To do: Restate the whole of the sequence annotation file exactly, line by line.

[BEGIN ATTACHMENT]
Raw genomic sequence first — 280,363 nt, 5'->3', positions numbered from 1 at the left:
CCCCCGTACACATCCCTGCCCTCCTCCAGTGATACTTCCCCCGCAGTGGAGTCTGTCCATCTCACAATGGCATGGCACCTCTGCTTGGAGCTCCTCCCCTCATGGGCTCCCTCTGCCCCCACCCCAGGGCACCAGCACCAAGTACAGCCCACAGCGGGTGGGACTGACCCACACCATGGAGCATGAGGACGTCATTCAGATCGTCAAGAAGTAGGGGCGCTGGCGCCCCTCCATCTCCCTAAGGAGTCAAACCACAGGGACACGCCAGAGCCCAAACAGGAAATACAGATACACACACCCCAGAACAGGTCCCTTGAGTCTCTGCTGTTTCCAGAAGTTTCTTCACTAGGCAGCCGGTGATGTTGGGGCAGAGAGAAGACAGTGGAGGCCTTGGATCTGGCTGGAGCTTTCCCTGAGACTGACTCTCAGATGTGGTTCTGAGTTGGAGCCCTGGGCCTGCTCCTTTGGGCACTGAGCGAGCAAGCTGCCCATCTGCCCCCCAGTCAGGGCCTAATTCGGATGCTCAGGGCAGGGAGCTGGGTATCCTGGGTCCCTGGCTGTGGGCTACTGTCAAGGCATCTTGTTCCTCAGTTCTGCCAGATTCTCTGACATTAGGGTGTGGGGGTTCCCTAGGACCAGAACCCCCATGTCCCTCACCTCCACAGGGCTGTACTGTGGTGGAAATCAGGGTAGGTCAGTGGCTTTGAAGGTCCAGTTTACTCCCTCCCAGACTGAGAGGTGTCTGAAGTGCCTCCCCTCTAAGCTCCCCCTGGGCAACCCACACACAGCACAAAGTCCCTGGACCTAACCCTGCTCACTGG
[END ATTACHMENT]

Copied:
Raw genomic sequence first — 280,363 nt, 5'->3', positions numbered from 1 at the left:
CCCCCGTACACATCCCTGCCCTCCTCCAGTGATACTTCCCCCGCAGTGGAGTCTGTCCATCTCACAATGGCATGGCACCTCTGCTTGGAGCTCCTCCCCTCATGGGCTCCCTCTGCCCCCACCCCAGGGCACCAGCACCAAGTACAGCCCACAGCGGGTGGGACTGACCCACACCATGGAGCATGAGGACGTCATTCAGATCGTCAAGAAGTAGGGGCGCTGGCGCCCCTCCATCTCCCTAAGGAGTCAAACCACAGGGACACGCCAGAGCCCAAACAGGAAATACAGATACACACACCCCAGAACAGGTCCCTTGAGTCTCTGCTGTTTCCAGAAGTTTCTTCACTAGGCAGCCGGTGATGTTGGGGCAGAGAGAAGACAGTGGAGGCCTTGGATCTGGCTGGAGCTTTCCCTGAGACTGACTCTCAGATGTGGTTCTGAGTTGGAGCCCTGGGCCTGCTCCTTTGGGCACTGAGCGAGCAAGCTGCCCATCTGCCCCCCAGTCAGGGCCTAATTCGGATGCTCAGGGCAGGGAGCTGGGTATCCTGGGTCCCTGGCTGTGGGCTACTGTCAAGGCATCTTGTTCCTCAGTTCTGCCAGATTCTCTGACATTAGGGTGTGGGGGTTCCCTAGGACCAGAACCCCCATGTCCCTCACCTCCACAGGGCTGTACTGTGGTGGAAATCAGGGTAGGTCAGTGGCTTTGAAGGTCCAGTTTACTCCCTCCCAGACTGAGAGGTGTCTGAAGTGCCTCCCCTCTAAGCTCCCCCTGGGCAACCCACACACAGCACAAAGTCCCTGGACCTAACCCTGCTCACTGG